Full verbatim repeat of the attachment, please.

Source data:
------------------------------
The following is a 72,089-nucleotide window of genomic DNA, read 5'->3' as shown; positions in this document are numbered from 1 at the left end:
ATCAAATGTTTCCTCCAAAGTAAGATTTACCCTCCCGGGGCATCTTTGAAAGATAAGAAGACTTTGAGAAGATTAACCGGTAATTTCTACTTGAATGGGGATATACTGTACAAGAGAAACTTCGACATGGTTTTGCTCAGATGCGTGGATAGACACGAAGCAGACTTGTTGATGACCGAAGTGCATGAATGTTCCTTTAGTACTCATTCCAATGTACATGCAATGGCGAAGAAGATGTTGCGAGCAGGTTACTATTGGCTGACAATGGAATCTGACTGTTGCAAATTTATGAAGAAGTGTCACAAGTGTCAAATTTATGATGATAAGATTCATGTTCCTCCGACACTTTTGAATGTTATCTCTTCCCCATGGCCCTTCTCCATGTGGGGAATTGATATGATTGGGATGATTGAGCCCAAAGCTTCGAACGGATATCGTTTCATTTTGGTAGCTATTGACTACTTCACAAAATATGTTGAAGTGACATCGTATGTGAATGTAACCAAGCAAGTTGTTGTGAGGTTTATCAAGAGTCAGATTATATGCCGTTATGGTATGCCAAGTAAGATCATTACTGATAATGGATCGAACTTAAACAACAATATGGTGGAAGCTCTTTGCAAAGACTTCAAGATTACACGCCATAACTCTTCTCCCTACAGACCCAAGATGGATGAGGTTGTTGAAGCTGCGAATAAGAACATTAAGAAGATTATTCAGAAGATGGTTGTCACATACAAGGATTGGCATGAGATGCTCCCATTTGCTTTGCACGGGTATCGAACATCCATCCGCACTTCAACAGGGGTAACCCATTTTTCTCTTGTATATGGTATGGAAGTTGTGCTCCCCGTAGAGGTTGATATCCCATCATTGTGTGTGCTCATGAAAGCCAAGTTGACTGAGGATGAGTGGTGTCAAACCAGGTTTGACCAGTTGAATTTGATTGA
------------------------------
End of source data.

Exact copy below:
The following is a 72,089-nucleotide window of genomic DNA, read 5'->3' as shown; positions in this document are numbered from 1 at the left end:
ATCAAATGTTTCCTCCAAAGTAAGATTTACCCTCCCGGGGCATCTTTGAAAGATAAGAAGACTTTGAGAAGATTAACCGGTAATTTCTACTTGAATGGGGATATACTGTACAAGAGAAACTTCGACATGGTTTTGCTCAGATGCGTGGATAGACACGAAGCAGACTTGTTGATGACCGAAGTGCATGAATGTTCCTTTAGTACTCATTCCAATGTACATGCAATGGCGAAGAAGATGTTGCGAGCAGGTTACTATTGGCTGACAATGGAATCTGACTGTTGCAAATTTATGAAGAAGTGTCACAAGTGTCAAATTTATGATGATAAGATTCATGTTCCTCCGACACTTTTGAATGTTATCTCTTCCCCATGGCCCTTCTCCATGTGGGGAATTGATATGATTGGGATGATTGAGCCCAAAGCTTCGAACGGATATCGTTTCATTTTGGTAGCTATTGACTACTTCACAAAATATGTTGAAGTGACATCGTATGTGAATGTAACCAAGCAAGTTGTTGTGAGGTTTATCAAGAGTCAGATTATATGCCGTTATGGTATGCCAAGTAAGATCATTACTGATAATGGATCGAACTTAAACAACAATATGGTGGAAGCTCTTTGCAAAGACTTCAAGATTACACGCCATAACTCTTCTCCCTACAGACCCAAGATGGATGAGGTTGTTGAAGCTGCGAATAAGAACATTAAGAAGATTATTCAGAAGATGGTTGTCACATACAAGGATTGGCATGAGATGCTCCCATTTGCTTTGCACGGGTATCGAACATCCATCCGCACTTCAACAGGGGTAACCCATTTTTCTCTTGTATATGGTATGGAAGTTGTGCTCCCCGTAGAGGTTGATATCCCATCATTGTGTGTGCTCATGAAAGCCAAGTTGACTGAGGATGAGTGGTGTCAAACCAGGTTTGACCAGTTGAATTTGATTGA